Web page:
– Discussions with people in the
Japanese media localization industry –
Can you tell us about yourself?
Hello! I’m Kevin Ishizaka, a freelance Japanese-to-English translator based in Tokyo. I come from Washington, USA and have been in Japan for about six years now.
I began translating part-time a few years ago but have only been full-time since late 2020, so I still have much to learn!
How did you get into localization?
Back when I was doing my undergrad in Japanese Language, I was super into this trading card game called Force of Will. The small company that made the game had to let their their English translator go due to an incident and they needed someone who knew passable Japanese and, more importantly, all the relevant game terminology. I took my shot and passed their test, and that became my first taste of localization!
I later branched out and got into game and light novel translation. Light novel translation in particular has been really fun as I’ve always been more of a reader than a gamer!
What have been some of the biggest challenges for you in your career?
As weird as it is to say, I really wished I’d practiced English writing more while I was studying Japanese. The type of writing taught in high school and college isn’t the kind of writing people like to read, plus there’s sooo many translation-specific writing knacks that need to be learned through trial and error. I’m pretty sure I failed half my translation tests early on because of poor syntax and awkward writing. I’d even go out on a limb and say English proficiency is twice as important as Japanese proficiency for a translator.
– Your Loc Work –
What do you enjoy working on most?
Light novels and music lyrics are probably my favorite things to work on.
I’ve dabbled in games and manga, but it takes practice to write good text in limited spaces—plus you have to do that funny dance with lines split between text boxes, and I really don’t like that.
With light novels, you can mend sentence structure to model English more, add explanations, cut excess repetition, w/e as you see fit; and music lyrics tend to be pretty open to interpretation from the get-go, meaning they’re incredibly malleable translation-wise.
What have you been most proud of?
From recent memory, I really liked my work on Haunted Bookstore Vol.2 (which came out 2/24/2022). The text lends itself to expressive writing, and it involved a lot of research. I think I did pretty okay on both ends there.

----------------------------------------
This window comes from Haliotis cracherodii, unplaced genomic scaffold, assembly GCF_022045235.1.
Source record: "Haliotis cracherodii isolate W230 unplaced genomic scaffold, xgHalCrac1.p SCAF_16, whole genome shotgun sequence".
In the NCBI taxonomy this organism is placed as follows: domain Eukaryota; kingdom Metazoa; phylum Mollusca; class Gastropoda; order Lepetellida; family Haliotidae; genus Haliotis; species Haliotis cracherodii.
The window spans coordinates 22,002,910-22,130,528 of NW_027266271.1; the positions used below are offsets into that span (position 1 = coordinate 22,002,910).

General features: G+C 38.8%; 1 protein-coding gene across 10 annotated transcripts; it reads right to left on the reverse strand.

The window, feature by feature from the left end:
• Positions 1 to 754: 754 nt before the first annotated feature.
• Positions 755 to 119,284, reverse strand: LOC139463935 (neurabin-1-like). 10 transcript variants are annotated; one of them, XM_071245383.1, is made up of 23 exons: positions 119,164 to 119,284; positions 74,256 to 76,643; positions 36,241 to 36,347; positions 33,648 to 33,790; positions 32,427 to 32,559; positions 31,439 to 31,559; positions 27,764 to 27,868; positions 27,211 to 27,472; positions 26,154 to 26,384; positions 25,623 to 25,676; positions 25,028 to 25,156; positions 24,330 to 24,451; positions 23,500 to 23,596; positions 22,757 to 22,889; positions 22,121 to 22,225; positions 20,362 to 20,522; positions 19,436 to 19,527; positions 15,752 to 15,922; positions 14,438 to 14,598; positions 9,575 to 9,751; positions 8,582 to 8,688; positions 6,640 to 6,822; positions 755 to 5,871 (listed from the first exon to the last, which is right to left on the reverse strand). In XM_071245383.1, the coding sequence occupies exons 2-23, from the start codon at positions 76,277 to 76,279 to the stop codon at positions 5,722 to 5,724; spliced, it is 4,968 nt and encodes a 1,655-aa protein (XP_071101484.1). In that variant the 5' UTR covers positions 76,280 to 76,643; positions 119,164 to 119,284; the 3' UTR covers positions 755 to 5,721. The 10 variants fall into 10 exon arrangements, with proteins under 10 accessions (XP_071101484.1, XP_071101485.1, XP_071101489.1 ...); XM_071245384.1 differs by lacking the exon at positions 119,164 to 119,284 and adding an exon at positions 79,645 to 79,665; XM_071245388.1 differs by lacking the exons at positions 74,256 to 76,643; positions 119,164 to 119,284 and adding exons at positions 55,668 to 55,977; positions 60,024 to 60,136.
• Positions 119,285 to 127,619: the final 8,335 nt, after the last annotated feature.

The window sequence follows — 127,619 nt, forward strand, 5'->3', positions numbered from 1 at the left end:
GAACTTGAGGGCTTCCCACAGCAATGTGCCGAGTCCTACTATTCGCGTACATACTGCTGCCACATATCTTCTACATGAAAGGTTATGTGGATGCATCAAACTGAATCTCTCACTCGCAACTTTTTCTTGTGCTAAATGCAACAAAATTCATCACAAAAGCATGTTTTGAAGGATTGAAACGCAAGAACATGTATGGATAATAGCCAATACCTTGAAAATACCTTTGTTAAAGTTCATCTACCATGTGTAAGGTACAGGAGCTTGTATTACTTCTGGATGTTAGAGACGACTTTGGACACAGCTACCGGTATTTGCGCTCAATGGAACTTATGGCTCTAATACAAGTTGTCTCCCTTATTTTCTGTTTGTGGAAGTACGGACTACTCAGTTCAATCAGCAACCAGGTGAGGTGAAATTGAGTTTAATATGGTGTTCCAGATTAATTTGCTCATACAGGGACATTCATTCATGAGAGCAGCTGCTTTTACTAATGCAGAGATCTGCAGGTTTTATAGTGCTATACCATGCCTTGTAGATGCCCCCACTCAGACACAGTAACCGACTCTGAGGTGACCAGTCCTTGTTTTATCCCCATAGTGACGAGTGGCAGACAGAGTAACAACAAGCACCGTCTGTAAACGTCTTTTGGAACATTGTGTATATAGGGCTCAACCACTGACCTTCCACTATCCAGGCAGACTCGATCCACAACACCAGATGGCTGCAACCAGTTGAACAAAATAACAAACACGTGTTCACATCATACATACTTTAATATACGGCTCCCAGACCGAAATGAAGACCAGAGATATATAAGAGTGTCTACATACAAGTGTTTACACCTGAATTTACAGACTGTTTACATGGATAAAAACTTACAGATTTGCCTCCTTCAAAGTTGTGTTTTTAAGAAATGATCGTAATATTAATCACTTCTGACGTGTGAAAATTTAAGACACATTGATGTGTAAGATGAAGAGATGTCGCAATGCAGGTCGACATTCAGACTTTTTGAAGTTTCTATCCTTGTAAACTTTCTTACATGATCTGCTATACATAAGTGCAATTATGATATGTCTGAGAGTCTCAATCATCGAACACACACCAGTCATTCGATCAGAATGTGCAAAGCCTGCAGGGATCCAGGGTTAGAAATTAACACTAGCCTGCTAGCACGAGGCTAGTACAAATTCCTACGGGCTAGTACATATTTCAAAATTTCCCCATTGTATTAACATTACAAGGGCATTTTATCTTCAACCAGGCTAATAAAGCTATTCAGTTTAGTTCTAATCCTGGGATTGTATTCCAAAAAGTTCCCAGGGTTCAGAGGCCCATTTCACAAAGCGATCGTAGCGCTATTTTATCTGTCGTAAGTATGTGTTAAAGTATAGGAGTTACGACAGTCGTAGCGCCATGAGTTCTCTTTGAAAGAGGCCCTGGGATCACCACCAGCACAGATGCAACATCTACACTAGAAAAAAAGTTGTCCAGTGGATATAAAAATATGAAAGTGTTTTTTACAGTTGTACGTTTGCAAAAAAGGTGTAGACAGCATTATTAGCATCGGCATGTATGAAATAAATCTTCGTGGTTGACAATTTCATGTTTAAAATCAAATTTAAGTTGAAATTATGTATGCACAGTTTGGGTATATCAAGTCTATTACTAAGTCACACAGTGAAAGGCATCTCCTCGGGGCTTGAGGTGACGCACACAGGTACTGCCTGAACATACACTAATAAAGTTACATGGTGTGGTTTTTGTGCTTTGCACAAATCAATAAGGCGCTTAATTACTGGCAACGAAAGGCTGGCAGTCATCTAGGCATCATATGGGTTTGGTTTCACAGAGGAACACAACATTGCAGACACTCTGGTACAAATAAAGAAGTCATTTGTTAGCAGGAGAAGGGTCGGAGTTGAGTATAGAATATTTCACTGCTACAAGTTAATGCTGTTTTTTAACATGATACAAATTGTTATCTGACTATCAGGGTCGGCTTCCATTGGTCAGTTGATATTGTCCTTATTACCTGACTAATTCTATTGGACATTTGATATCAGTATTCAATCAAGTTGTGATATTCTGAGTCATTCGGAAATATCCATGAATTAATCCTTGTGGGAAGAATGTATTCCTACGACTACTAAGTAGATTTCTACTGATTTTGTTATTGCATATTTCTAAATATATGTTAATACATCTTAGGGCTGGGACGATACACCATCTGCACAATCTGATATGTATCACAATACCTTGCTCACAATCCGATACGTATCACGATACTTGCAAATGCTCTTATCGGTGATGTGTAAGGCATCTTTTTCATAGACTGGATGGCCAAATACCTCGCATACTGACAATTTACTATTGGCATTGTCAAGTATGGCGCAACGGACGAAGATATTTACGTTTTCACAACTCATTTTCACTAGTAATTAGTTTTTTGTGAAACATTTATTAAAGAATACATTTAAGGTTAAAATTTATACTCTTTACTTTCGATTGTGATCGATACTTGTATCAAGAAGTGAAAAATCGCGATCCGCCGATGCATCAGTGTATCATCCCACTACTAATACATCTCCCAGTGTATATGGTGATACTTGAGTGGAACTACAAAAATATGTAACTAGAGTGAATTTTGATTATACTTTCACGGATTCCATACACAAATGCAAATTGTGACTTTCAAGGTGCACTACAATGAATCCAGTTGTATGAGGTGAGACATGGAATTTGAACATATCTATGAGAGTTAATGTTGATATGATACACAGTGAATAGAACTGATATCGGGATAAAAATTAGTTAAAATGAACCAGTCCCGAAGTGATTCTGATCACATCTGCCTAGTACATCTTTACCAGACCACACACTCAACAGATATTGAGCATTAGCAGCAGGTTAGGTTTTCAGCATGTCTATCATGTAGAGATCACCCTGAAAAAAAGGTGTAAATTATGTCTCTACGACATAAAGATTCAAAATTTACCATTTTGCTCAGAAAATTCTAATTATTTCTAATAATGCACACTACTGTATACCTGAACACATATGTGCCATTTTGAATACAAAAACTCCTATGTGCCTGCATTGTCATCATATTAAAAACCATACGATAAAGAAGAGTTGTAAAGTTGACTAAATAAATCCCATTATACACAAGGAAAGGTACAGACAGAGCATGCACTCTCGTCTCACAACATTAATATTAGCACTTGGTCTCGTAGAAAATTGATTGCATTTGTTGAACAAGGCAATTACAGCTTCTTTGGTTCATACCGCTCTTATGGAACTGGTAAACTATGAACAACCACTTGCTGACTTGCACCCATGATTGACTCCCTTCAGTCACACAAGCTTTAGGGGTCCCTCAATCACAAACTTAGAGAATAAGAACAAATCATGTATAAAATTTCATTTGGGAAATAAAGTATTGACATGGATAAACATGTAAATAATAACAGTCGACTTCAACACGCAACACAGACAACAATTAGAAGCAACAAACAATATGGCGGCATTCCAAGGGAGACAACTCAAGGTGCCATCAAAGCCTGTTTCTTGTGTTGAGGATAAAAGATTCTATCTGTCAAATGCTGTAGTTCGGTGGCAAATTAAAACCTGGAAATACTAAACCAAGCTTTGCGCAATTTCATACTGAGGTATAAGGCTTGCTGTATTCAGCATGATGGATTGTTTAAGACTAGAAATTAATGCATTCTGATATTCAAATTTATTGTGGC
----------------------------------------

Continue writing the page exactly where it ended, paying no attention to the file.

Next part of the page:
It’s got Ayakashi (youkai and the like), history, mystery, romance, and somehow wraps that all around its main theme of literature without feeling congested in the slightest.
Is there something you worked hard on that you think no one noticed?
I spent a good hour or so on a haiku once for flavor text in a trading card game, but the spacing got altered after I proofed the final check, ruining the 5-7-5 syllable line spacing… That devastated me.
If you could do anything what would you love to do or try out?
I’d like to try game work outside of visual novels and mobile games. Just to try and test the waters a bit. My ideal would be a story-focused indie game I could communicate with the developer on!
– Study and Inspiration –
What tools/resources do you use (or have used) to learn new things and improve your skills?
I read a lot of manga, light novels, and books; both in English and Japanese. It’s mainly for personal enjoyment, but when reading translated works you also get to see what translations work and what translations don’t work, so that’s a big plus.
I also referred to the “Books for Translators” section of Jenn’s website (the one you’re on now!) when I was getting my start.
Making Sense of Japanese: What the Textbooks Don’t Tell You by Jay Rubin was also utterly eye-opening. Everything in the book is pure gold. I don’t think I’ve sped through a non-fiction book that fast before, ever.
This five minute video called “The Hidden Rules of Conversation” by youtuber Tom Scott has proved surprisingly helpful in improving my translation quality. It doesn’t have anything directly to do with translation itself but is about the broader, less-apparent rules of languages. Realizing those rules are different between languages itself has kind of tightened up my translation and made it more fluid (or so I’d hope!).
Is there anyone or anything you draw inspiration from?
I respect Meru (@merumeruchann) a lot! I feel she’s something of a community leader for localizers, holding localizer meetups and such before Covid hit. A lot of the connections I have now wouldn’t have been possible without her. She also offers great pointed advice and gave me one of my first projects!
– The Industry in General –
What do you think people don’t know about localization that you wish would?
I wish people understood that localizers can’t satisfy everyone! Some translations will be the bee’s knees for some while simultaneously being disappointing or unfaithful for others. It’s sad to say, but everyone has their opinions and preferences, and we can’t match them all!
Catch me on Twitter @translating_cat
And on my portfolio/website: https://tsubasacat-translations.com/